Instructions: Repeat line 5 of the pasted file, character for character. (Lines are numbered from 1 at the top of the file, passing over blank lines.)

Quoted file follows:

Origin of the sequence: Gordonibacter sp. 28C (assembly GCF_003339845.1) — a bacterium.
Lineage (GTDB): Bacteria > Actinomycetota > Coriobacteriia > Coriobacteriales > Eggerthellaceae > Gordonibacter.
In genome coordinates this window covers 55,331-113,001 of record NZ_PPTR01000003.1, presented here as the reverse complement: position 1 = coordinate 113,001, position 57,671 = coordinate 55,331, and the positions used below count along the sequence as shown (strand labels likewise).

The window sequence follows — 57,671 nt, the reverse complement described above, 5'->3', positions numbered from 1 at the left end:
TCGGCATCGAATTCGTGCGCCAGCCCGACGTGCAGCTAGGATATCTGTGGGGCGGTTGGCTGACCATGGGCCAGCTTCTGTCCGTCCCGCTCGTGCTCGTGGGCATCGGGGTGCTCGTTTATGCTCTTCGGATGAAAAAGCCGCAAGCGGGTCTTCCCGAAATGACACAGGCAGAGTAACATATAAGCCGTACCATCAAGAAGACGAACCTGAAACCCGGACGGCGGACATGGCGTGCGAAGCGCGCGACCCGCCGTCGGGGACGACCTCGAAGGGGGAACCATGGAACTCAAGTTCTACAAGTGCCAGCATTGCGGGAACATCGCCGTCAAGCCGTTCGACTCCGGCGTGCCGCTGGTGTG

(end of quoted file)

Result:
TCGGCATCGAATTCGTGCGCCAGCCCGACGTGCAGCTAGGATATCTGTGGGGCGGTTGGCTGACCATGGGCCAGCTTCTGTCCGTCCCGCTCGTGCTCGTGGGCATCGGGGTGCTCGTTTATGCTCTTCGGATGAAAAAGCCGCAAGCGGGTCTTCCCGAAATGACACAGGCAGAGTAACATATAAGCCGTACCATCAAGAAGACGAACCTGAAACCCGGACGGCGGACATGGCGTGCGAAGCGCGCGACCCGCCGTCGGGGACGACCTCGAAGGGGGAACCATGGAACTCAAGTTCTACAAGTGCCAGCATTGCGGGAACATCGCCGTCAAGCCGTTCGACTCCGGCGTGCCGCTGGTGTG